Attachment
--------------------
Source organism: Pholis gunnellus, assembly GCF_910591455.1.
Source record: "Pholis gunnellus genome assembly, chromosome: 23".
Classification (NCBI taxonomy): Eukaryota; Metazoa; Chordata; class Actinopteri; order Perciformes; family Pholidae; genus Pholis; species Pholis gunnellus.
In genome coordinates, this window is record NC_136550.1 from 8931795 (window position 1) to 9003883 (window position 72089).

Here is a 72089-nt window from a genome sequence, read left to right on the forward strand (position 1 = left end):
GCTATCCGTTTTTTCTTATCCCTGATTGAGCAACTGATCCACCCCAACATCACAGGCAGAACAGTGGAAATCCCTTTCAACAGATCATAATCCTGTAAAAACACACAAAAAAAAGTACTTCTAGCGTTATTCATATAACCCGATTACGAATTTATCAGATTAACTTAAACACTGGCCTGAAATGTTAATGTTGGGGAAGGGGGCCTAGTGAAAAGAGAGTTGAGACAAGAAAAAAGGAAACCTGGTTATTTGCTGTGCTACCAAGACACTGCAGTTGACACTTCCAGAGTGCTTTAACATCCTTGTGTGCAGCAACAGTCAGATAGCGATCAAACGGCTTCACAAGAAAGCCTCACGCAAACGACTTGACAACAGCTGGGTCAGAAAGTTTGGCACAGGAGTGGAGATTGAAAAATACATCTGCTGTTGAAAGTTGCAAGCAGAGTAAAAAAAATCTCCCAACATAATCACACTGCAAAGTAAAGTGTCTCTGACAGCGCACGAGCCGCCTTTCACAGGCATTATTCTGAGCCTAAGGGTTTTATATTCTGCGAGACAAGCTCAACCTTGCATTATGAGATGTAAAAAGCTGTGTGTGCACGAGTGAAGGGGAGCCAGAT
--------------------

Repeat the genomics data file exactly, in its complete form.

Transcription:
Source organism: Pholis gunnellus, assembly GCF_910591455.1.
Source record: "Pholis gunnellus genome assembly, chromosome: 23".
Classification (NCBI taxonomy): Eukaryota; Metazoa; Chordata; class Actinopteri; order Perciformes; family Pholidae; genus Pholis; species Pholis gunnellus.
In genome coordinates, this window is record NC_136550.1 from 8931795 (window position 1) to 9003883 (window position 72089).

Here is a 72089-nt window from a genome sequence, read left to right on the forward strand (position 1 = left end):
GCTATCCGTTTTTTCTTATCCCTGATTGAGCAACTGATCCACCCCAACATCACAGGCAGAACAGTGGAAATCCCTTTCAACAGATCATAATCCTGTAAAAACACACAAAAAAAAGTACTTCTAGCGTTATTCATATAACCCGATTACGAATTTATCAGATTAACTTAAACACTGGCCTGAAATGTTAATGTTGGGGAAGGGGGCCTAGTGAAAAGAGAGTTGAGACAAGAAAAAAGGAAACCTGGTTATTTGCTGTGCTACCAAGACACTGCAGTTGACACTTCCAGAGTGCTTTAACATCCTTGTGTGCAGCAACAGTCAGATAGCGATCAAACGGCTTCACAAGAAAGCCTCACGCAAACGACTTGACAACAGCTGGGTCAGAAAGTTTGGCACAGGAGTGGAGATTGAAAAATACATCTGCTGTTGAAAGTTGCAAGCAGAGTAAAAAAAATCTCCCAACATAATCACACTGCAAAGTAAAGTGTCTCTGACAGCGCACGAGCCGCCTTTCACAGGCATTATTCTGAGCCTAAGGGTTTTATATTCTGCGAGACAAGCTCAACCTTGCATTATGAGATGTAAAAAGCTGTGTGTGCACGAGTGAAGGGGAGCCAGAT